Opponents to PG&E's rollout of smart meters are taking it to the streets.

Two women were arrested in Rohnert Park, California today for blocking a truck carrying smart meters. The arrests follow two earlier, similar ones in the area.

After the women were arrested, other protesters blocked the truck's exit. The truck then retreated.

“People are becoming increasingly angry and feeling frustrated and helpless over the continued deployment of radiation smart meters that threaten our finances, privacy and our health and safety," Sandi Maurer, founder of the EMF Safety Network, said in a prepared statement.

We weren't there, but will speculate that some of the protesters own cellular phones, which expose people to far more powerful electromagnetic fields (EMF) at a close range than a smart meter. But I digress.

The press release was delivered by email via a computer, another EMF-emitting tool.

Smart meter protests so far are not radically slowing down smart meter deployment, but the complaints certainly are going nationwide. Chet Geschicker yesterday wrote about how grievances filed by 20 Central Maine Power residential customers citing safety concerns over the wireless radios in smart meters led the Maine PUC to vote unanimously to investigate the feasibility of providing an opt-out option to wireless smart meter connections.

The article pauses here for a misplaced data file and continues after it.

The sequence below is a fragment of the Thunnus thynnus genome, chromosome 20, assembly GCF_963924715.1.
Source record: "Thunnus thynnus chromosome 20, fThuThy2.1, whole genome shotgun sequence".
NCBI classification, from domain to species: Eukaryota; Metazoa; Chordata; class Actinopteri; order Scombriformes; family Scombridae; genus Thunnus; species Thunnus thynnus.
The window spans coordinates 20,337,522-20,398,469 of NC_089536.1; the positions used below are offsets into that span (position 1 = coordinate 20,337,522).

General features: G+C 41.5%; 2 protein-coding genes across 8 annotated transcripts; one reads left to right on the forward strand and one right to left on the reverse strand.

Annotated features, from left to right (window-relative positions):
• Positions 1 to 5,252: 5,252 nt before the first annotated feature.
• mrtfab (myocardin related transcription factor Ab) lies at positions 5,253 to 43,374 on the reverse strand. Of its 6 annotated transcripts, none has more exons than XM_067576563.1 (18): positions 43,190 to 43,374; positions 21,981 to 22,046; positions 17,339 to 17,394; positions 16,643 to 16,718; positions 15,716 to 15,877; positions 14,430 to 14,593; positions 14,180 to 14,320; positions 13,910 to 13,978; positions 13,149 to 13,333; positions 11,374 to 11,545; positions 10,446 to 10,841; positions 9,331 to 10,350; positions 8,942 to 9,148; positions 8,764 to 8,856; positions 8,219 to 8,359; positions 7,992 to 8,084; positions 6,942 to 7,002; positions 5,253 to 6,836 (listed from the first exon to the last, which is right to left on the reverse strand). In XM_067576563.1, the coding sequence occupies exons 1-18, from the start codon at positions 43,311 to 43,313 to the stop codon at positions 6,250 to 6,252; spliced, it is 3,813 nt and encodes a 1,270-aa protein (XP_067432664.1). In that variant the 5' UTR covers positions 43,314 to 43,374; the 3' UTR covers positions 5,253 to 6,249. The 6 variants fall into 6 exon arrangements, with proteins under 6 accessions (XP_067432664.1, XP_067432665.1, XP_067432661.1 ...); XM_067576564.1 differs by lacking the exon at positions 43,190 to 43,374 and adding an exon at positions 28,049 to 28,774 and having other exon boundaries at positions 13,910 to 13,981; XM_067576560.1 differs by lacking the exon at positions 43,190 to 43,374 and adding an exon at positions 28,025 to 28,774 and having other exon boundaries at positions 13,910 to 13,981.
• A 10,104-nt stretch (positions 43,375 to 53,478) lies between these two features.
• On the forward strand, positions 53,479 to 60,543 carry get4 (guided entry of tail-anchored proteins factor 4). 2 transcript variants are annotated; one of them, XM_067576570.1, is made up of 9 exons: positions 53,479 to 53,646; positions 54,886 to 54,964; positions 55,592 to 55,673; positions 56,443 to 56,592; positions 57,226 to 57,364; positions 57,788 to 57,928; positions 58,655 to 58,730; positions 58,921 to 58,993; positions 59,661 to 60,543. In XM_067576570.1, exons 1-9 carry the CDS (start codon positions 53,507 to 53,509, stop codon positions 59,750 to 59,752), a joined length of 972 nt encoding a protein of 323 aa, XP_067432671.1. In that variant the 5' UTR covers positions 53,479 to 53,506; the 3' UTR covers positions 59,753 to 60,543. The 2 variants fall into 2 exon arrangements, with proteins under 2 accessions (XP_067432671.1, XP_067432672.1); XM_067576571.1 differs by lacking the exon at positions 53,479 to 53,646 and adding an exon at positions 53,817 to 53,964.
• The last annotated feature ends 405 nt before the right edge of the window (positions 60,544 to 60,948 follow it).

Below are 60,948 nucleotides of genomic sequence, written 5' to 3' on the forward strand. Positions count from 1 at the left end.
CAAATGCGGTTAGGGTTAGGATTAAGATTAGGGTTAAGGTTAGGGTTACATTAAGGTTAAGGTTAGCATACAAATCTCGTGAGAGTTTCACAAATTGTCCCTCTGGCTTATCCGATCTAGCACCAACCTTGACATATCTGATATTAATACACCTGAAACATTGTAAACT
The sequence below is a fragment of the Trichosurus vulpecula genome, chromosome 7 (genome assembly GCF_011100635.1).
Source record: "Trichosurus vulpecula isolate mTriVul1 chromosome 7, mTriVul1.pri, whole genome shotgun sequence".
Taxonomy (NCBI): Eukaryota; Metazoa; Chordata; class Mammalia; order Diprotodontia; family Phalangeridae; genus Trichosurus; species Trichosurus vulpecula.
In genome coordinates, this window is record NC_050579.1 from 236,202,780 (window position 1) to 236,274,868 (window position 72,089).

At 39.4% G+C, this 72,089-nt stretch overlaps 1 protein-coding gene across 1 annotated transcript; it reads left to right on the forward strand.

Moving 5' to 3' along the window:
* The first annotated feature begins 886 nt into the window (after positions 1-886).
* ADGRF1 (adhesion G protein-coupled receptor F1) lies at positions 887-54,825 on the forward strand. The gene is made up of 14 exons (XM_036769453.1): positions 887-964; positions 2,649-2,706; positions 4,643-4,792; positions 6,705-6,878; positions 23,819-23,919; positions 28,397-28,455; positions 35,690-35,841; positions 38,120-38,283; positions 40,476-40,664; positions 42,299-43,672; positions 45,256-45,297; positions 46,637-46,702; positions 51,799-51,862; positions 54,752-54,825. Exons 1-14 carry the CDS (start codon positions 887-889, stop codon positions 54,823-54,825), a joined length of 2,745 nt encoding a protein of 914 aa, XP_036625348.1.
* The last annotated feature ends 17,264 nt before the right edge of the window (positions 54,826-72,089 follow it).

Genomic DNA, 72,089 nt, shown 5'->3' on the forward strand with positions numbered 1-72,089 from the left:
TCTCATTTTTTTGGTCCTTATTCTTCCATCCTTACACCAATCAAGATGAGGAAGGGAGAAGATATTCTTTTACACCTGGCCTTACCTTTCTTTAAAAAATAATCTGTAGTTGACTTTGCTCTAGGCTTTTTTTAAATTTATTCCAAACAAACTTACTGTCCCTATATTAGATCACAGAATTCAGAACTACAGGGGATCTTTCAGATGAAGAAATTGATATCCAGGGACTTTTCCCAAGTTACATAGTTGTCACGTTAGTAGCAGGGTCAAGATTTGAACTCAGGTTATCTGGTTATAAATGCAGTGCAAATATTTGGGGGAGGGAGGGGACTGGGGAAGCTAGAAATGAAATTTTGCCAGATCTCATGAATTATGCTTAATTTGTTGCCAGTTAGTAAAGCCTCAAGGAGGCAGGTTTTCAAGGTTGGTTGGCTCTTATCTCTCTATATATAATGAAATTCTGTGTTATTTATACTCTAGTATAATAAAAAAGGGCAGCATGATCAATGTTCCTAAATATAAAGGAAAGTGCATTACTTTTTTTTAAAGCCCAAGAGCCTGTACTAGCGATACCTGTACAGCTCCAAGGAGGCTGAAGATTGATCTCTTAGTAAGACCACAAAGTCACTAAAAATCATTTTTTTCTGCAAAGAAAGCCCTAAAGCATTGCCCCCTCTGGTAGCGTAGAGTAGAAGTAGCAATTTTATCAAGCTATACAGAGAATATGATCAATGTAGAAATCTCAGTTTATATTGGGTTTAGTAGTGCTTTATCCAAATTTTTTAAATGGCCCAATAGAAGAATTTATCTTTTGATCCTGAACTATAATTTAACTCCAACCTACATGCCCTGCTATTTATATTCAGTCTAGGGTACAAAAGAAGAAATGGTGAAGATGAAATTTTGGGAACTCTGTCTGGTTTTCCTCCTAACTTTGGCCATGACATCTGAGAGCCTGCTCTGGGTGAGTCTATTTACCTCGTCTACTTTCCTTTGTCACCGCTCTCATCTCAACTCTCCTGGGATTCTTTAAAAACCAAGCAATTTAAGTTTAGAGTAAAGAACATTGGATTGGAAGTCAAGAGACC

"We get 'zapped' when we walk into a Wi-Fi hotspot, drive through a Fast Lane toll booth, walk through those weird security door wands at the drug store, get x-rayed at an airport, or talk on a wireless phone.  It may still be possible to get away from all that spectral inaudible noise, but you would have to go out of your way to do it -- for instance, to upstate Maine," Chet wrote.

Several scientific studies have found no connection between EMF and health risks, although some assert that some individuals can suffer from acute sensitivity to it. While some protestors seem amenable to opt-out provisions, others seek more drastic measures, like a complete rollback of the meter program. At the San Francisco Chronicle, David Baker reported that year that SMUD, a utility in Sacramento, gets a spike in complaints when there are news reports about PG&E's smart meters.

While the scientific claims of EMF antagonists may be tough to establish, their sincerity and commitment is genuine. Last August I attended a hearing on health risks and EMF.

--One individual allegedly died from smart meters, according to one witness. Granted, the witness admitted that the individual had cancer, but argued that smart meters accelerated the disease.

--Another person quoted Shakespeare and said that smart meters violated the U.S. constitution.

--Another analogized smart meter rollouts to the Nuremberg trials.

--Another witness said she felt anxiety and palpitations when visiting cities with smart meters.

--Another witness said that another person entered a home with a smart meter and felt sick. Then she put foil around the meter and felt 50 percent better.